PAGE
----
Enid Marx

Enid Crystal Dorothy Marx, RDI, 20 October 1902 – 18 May 1998.

Enid Marx was born in London to Robert Joseph Marx and Annie Marie Neuberger, the youngest of three children. She was known familiarly throughout her life as “Marco” and was also a distant cousin of Karl Marx. 

Her artistic inclinations were fostered from an early age, especially by her older sister Marguerite who lived in France for a period. Enid found pleasure as a young girl in collecting samples of ribbon from textile shops. She travelled with her family in Europe before the First World War witnessing the Avant-garde arts movements of the early 20th century.

Marx first attended South Hampstead High School, after which her parents transferred her to Rodean School for girls, Brighton from 1916 until 1921. Her artistic studies there included life drawing, printing, and carpentry.

She studied at the Central school of Arts and Crafts for a year studying drawing, pottery and design for printed textiles under  Bernard Adeney.

Marx moved to the painting school at the Royal College of Art (RCA) in 1922. Her classmates there included Edward Bawden, Eric Ravilious, Barbara Hepworth and Barnett Freedman.

‘I went into the Painting School, it was really unacceptable to be in any other, and drawing was so important to me. Sir Frank Short wouldn’t have me in his wood engraving class: he said I drew so badly and wasn’t worth teaching. But Eric Ravilious sneaked me in after hours and taught me what he had learned that day!’

She later recalled: ‘The Sussex Downs were another love we had in common. Sussex was Rav’s home county. I was a Londoner but had spent many years of my childhood amongst the Downs, with which I feel I had an affinity.’

Wood engravings: Back Garden and Abstract Pattern 1925. These are two of the wood engravings completed after Marx’s exclusion from Frank Short’s classes! The Downs Above Plumpton, pen, wash and watercolour, 1924. Male Nude, 1924.

Douglas Percy Bliss headed the college magazine Gallimaufry with woodcuts by Eric Ravilious and Marx and caricatures by Edward Bawden. This was followed by another version of the college magazine – ‘Mandrake’.

As a student, Marx was influenced by Paul Nash, then a tutor at the RCA, who introduced her to publishers and encouraged her avant-garde leanings. Her woodcuts published in  Gallimaufry, must have seriously irritated Sir Frank.  At her final assessment in 1925 Marx was failed by Claude Ricketts, she left the school that year. Marx insisted on drawing in an abstract manner refusing to draw ‘the washed-out William Morris stuff required of her.’ Her work was judged to be “vulgar”, reflecting her interest in popular forms and rejection of the traditional definition of fine arts. Nearly sixty years later, in 1982, the College awarded her an honorary degree.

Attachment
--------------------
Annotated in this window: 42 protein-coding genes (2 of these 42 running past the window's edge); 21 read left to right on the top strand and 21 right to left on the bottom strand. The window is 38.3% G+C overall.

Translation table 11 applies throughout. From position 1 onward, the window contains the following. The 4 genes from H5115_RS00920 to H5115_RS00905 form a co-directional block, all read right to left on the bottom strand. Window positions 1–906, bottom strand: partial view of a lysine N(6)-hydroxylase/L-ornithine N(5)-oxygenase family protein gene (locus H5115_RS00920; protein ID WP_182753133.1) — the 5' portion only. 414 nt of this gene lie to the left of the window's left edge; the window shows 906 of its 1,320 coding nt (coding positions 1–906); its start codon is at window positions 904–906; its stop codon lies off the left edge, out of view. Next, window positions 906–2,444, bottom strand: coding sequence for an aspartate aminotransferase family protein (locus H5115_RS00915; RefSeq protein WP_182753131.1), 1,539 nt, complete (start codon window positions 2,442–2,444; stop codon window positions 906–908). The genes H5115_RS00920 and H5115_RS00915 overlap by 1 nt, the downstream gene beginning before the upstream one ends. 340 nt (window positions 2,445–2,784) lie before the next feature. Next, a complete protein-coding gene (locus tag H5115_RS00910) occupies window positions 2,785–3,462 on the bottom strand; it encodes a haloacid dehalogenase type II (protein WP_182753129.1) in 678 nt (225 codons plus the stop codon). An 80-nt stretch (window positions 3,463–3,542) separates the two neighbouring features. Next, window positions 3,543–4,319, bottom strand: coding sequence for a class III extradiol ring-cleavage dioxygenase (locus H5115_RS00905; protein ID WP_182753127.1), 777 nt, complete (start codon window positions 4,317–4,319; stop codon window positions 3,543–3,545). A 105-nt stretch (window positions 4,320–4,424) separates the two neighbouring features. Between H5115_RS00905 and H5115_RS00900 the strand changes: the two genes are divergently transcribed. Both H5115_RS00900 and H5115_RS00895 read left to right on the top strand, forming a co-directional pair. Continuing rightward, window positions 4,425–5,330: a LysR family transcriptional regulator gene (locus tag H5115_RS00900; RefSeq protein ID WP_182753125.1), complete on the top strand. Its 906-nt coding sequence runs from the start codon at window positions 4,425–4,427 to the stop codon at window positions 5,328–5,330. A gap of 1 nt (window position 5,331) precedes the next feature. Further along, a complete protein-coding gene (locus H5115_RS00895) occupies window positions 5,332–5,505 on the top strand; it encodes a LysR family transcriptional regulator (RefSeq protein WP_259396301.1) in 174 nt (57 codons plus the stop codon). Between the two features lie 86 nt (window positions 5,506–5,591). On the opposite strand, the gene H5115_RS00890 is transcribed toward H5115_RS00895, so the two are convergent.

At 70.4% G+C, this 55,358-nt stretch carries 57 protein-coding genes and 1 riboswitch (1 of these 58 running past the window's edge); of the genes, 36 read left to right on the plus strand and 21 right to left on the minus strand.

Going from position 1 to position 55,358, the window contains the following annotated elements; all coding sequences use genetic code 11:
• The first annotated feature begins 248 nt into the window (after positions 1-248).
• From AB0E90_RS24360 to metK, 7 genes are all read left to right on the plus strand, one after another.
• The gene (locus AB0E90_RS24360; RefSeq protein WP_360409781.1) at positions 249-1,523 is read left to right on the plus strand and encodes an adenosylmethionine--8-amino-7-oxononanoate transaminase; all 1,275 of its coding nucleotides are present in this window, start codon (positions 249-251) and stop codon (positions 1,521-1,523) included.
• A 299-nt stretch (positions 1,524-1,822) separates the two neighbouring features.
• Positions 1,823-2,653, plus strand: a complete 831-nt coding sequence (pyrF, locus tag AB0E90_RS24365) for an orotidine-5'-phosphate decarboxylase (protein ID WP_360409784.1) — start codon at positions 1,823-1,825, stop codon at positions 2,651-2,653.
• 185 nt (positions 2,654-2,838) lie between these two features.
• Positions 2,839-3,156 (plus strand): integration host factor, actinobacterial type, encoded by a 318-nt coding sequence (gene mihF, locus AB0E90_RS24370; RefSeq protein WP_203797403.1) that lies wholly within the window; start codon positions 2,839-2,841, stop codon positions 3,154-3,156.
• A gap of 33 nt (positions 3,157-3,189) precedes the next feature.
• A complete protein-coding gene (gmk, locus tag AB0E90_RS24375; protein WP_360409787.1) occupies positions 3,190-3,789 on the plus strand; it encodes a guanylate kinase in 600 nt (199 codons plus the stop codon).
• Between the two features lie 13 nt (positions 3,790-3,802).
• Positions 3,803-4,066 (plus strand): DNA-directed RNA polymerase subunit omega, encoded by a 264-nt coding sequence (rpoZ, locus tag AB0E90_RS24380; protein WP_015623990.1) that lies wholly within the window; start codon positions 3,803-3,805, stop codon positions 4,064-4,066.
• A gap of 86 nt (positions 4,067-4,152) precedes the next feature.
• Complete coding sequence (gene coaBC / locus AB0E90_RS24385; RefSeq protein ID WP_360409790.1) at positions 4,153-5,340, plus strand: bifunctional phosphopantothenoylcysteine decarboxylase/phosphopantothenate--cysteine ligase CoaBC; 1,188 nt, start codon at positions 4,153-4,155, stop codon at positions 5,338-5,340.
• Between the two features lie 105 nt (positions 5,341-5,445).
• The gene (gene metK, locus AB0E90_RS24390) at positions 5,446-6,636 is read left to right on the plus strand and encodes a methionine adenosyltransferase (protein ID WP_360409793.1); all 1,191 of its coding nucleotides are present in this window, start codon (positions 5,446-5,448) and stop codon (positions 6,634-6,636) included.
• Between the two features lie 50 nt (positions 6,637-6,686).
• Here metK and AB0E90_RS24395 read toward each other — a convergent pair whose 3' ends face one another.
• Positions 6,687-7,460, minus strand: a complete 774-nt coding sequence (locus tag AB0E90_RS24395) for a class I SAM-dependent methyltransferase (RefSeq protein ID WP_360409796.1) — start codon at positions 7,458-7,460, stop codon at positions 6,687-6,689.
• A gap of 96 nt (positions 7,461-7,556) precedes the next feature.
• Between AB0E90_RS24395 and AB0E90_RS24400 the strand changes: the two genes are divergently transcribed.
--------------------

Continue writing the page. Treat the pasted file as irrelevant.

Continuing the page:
In 1925, after leaving the RCA before Marx went to work for the textile designers Phyllis Barron and Dorothy Larcher at their studio in Hampstead. Marx learnt how to mix vegetable dyes as well as the steaming, ironing and working of printed fabrics. She became a member of the Society of Wood Engravers in 1925.

In 1927 she started her own workshop over a cowshed on Hampstead Hill where she designed and produced block-printed textiles, often making use of naturally derived dyes instead of new chemical methods. Her work was sold through the Little Gallery, off Sloane Street, and later at Cecilia Dunbar Kilburn’s Dunbar Hay gallery.

Marx experienced tragedy in her life when in 1928 her sister Daisy was taken ill returning to London from Paris dying aged only thirty-seven.  Soon after this Marx moved her home and studio to Ordnance Road, St John’s Wood.

In 1929 Marx designed her first commercial book cover, for a monograph on the engravings of Albrecht Dürer. She created patterned papers for the Curwen Press and received commissions from publishers Chatto and Windus.

Since childhood Marx had loved popular art, a passion shared with her friend and lifelong companion, Margaret Lambert, a historian of 20th-century European politics, whom Marx had met in the early 1930s. From the late 1930s Marx and Lambert began collecting popular ephemera, such as scrapbooks, valentines, paper peepshows, children’s books, Staffordshire dog figurines and toys. They used their collection as the basis for a book entitled When Victoria Began to Reign, published by Faber and Faber in 1937. Lambert and Marx co-authored English Popular and Traditional Art in England (1946), which they expanded into English Popular Art (1951).

Marx taught a Wednesday design and engraving class at the Ruskin School of Art at Oxford, with colleagues Barnett Freedman, Eric Ravilious and Paul Nash, until 1936.

In 1937 she was selected by the London Passenger Transport Board to design the moquette seat fabrics for use on the seats of London buses and tube trains. The new seat fabrics were part of a customer-experience cantered redesign, spearheaded by Christian Barman and Frank Pick, focusing on interior fabrics and surfaces. Marx was advised that the material had to ‘look fresh at all times, even after bricklayers had sat on it’, as well as not being too dazzling as it was destined for moving vehicles. The first three fabrics she designed – called ‘Belsize’, ‘Bushey’ and ‘Brent’ – combined her characteristic use of pattern with a modern feel in keeping with LT’s wider approach to design.

Marx later recalled in a lecture to other textile designers that ‘We all thought at first that the best way of disguising dirt was to use colours which would more or less tone in with the dirt’ but that ‘the best method of ensuring the seats would look clean after a period of use was to use strongly contrasting tones and rather brilliant colour’.

Designs for London Passenger Transport Board, moquette seat fabrics.